Mystic Krewe of Nyx CEO Julie Lea Faces Class Action Suit for Wrongfully Profiting off Nyx Sisters

Krewe of Nyx Captain Julie Lea sits on the Captain’s float at the annual Krewe of Nyx parade. Photo courtesy of Julie Lea, Instagram.

A lawsuit filed in Orleans Parish Civil District Court on February 10 is seeking class-action status for all former and current Nyx members since 2016 who suffered economic damages as a result of alleged gross mismanagement by Mystic Krewe of Nyx founder and CEO Julie Lea. If granted class-action status, more than 3,000 ex-members could collect up to $10,000 each in damages

“This Class Action is the apex of one of the most notable falls from grace in the long and storied history of Mardi Gras,” the suit reads. “As recently as 2019, the Mystic Krewe of Nyx boasted nearly 3,000 members and was New Orleans’ largest all-female krewe. As the Krewe of Nyx grew, Julie Lea, the Krewe’s Captain, rode high and lived a lavish life – all on the backs of her Nyx ‘sisters’.”

According to the suit, Lea is accused of using charitable funds that had been donated to a Nyx sister whose house had burned down, requiring Krewe members to pay her husband’s company, Crescent City Innovations, LLC, taking tips that had been intended for Krewe drivers, and using krewe dues to rent a Lakeview house. Lea is accused of racketeering, breach of contract, and unfair trade practices.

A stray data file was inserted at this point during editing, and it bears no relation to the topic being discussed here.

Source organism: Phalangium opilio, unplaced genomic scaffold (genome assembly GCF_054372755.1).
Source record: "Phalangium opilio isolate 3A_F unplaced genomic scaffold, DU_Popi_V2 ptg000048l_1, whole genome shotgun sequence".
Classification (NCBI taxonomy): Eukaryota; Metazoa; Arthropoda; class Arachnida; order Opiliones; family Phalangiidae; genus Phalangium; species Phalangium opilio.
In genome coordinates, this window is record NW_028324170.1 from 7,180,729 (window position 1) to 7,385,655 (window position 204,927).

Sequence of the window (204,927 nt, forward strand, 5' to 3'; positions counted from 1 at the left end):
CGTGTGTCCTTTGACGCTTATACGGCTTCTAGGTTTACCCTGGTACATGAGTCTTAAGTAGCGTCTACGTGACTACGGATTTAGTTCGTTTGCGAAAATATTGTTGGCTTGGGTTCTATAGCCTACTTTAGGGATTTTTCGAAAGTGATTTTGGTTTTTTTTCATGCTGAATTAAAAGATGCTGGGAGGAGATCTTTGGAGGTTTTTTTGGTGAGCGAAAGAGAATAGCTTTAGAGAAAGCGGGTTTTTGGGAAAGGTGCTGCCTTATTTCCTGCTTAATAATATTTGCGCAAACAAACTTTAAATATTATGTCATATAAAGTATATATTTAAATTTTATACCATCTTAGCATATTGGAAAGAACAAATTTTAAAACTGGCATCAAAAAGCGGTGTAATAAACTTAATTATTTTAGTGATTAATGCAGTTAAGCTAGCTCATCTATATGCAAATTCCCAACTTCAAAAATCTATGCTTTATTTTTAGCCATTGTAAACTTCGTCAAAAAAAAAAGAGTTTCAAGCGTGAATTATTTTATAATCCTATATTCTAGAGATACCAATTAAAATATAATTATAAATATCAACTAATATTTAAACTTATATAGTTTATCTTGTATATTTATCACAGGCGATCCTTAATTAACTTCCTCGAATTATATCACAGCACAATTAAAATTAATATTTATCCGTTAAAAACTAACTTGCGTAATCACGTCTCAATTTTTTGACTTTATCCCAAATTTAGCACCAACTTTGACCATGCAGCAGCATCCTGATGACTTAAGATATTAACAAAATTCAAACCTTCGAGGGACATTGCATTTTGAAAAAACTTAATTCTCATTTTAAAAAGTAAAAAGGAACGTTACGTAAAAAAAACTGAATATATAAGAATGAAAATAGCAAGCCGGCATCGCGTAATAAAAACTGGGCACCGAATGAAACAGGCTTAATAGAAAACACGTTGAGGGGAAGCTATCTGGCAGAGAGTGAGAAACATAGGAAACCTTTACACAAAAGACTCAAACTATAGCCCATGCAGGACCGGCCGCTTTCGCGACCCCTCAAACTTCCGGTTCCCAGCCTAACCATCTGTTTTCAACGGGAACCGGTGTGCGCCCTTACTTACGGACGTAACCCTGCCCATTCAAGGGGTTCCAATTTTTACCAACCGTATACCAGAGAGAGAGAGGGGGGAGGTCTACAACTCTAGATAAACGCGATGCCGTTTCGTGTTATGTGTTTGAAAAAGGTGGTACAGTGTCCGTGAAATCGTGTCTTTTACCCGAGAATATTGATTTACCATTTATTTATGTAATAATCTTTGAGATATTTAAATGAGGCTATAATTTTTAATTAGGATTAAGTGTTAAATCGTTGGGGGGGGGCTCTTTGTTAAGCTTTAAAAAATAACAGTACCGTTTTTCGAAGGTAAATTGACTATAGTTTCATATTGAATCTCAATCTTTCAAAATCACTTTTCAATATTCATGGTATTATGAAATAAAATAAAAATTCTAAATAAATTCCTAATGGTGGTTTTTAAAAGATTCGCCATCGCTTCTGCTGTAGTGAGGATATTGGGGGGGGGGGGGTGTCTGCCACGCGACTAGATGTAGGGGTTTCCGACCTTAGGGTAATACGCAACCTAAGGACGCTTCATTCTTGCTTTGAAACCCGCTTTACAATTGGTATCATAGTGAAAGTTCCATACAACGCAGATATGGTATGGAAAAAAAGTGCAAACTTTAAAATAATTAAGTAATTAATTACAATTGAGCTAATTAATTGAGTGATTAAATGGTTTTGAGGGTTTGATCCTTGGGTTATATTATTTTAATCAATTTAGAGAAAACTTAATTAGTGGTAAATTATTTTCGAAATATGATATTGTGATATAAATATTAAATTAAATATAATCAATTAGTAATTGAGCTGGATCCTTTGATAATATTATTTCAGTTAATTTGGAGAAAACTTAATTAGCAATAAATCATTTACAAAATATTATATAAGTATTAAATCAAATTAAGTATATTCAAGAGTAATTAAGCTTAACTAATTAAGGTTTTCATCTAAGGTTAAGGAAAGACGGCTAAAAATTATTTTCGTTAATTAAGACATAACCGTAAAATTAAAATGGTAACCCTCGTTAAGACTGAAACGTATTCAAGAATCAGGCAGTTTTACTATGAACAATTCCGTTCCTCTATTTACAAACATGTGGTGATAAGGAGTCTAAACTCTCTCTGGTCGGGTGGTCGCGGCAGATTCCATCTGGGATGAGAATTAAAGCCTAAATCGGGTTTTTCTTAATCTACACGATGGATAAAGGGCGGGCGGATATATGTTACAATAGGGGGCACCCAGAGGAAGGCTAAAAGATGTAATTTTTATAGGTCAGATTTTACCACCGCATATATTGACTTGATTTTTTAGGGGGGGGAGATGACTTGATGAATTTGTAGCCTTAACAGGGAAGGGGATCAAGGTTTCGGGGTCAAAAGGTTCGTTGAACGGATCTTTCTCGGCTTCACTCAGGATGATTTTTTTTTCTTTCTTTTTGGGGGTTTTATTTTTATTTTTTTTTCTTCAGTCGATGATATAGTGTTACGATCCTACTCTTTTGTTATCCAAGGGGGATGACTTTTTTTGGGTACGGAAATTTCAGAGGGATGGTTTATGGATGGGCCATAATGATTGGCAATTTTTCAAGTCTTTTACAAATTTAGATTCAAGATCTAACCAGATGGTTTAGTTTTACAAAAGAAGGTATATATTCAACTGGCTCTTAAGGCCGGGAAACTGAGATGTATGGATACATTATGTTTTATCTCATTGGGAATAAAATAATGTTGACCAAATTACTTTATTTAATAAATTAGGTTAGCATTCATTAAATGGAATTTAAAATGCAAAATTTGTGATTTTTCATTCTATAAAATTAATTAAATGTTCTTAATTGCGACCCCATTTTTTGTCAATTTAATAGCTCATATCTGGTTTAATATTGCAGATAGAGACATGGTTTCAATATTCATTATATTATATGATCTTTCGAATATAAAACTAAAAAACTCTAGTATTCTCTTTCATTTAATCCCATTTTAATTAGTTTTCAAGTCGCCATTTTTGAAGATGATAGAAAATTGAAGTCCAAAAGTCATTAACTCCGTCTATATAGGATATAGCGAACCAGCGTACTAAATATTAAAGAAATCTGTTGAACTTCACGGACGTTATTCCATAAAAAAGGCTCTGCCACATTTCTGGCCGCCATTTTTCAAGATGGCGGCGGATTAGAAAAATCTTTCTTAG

According to lawsuit co-author attorney Suzy Montero, the suit was triggered when individual former Nyx krewe members sued the krewe to recover their dues after resigning from the organization. The krewe saw a mass exodus in June 2020, when Lea, a former NOPD officer, posted an “All Lives Matter” message on social media as Black Lives Matter protests spread worldwide following the murder of George Floyd at the hands of Minneapolis police officers. According to a recent post by the Krewe of Nyx, members pay $650.00 in dues annually.

“After she revealed herself as oblivious and insensitive to the ethnically diverse Kreewe she purported to command, it turned out that Julie Lea had become, effectively, the Krewe’s income beneficiary,” the lawsuit states. “She insisted so many transactions be in cash money.”

Lea’s attorney Doug Sunseri calls the lawsuit an example of “public bullying, social shaming, and part of cancel culture,” echoing what has become a popular refrain by right-wing politicians and their followers. “If there’s any doubt that this was meant to bully her, the fact that it was done on the night of the parade speaks for itself,” Sunseri said.

You can view the class action here.

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